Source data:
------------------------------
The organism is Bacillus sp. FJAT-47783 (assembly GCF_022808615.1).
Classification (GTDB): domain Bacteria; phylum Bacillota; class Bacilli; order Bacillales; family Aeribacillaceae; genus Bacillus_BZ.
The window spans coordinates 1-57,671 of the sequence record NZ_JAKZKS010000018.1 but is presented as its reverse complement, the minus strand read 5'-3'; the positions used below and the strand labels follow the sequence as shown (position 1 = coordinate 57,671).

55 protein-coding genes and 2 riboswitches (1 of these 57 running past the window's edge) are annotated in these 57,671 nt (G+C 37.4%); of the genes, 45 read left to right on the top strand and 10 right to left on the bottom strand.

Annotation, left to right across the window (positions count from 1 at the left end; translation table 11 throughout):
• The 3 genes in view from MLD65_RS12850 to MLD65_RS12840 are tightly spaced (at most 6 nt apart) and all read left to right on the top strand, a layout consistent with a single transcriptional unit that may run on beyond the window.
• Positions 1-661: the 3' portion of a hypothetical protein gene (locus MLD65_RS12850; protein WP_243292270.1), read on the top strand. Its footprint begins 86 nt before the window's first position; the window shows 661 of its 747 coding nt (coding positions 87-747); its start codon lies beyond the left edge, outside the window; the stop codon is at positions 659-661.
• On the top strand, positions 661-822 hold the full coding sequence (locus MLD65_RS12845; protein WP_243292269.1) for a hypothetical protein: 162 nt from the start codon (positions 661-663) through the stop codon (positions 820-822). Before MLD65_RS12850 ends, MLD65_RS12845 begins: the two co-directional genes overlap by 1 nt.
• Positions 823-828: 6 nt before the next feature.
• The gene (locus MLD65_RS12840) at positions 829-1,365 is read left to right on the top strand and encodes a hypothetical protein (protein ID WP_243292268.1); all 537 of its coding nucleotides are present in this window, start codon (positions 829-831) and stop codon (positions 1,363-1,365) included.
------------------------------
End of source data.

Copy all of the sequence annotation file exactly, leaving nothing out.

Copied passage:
The organism is Bacillus sp. FJAT-47783 (assembly GCF_022808615.1).
Classification (GTDB): domain Bacteria; phylum Bacillota; class Bacilli; order Bacillales; family Aeribacillaceae; genus Bacillus_BZ.
The window spans coordinates 1-57,671 of the sequence record NZ_JAKZKS010000018.1 but is presented as its reverse complement, the minus strand read 5'-3'; the positions used below and the strand labels follow the sequence as shown (position 1 = coordinate 57,671).

55 protein-coding genes and 2 riboswitches (1 of these 57 running past the window's edge) are annotated in these 57,671 nt (G+C 37.4%); of the genes, 45 read left to right on the top strand and 10 right to left on the bottom strand.

Annotation, left to right across the window (positions count from 1 at the left end; translation table 11 throughout):
• The 3 genes in view from MLD65_RS12850 to MLD65_RS12840 are tightly spaced (at most 6 nt apart) and all read left to right on the top strand, a layout consistent with a single transcriptional unit that may run on beyond the window.
• Positions 1-661: the 3' portion of a hypothetical protein gene (locus MLD65_RS12850; protein WP_243292270.1), read on the top strand. Its footprint begins 86 nt before the window's first position; the window shows 661 of its 747 coding nt (coding positions 87-747); its start codon lies beyond the left edge, outside the window; the stop codon is at positions 659-661.
• On the top strand, positions 661-822 hold the full coding sequence (locus MLD65_RS12845; protein WP_243292269.1) for a hypothetical protein: 162 nt from the start codon (positions 661-663) through the stop codon (positions 820-822). Before MLD65_RS12850 ends, MLD65_RS12845 begins: the two co-directional genes overlap by 1 nt.
• Positions 823-828: 6 nt before the next feature.
• The gene (locus MLD65_RS12840) at positions 829-1,365 is read left to right on the top strand and encodes a hypothetical protein (protein ID WP_243292268.1); all 537 of its coding nucleotides are present in this window, start codon (positions 829-831) and stop codon (positions 1,363-1,365) included.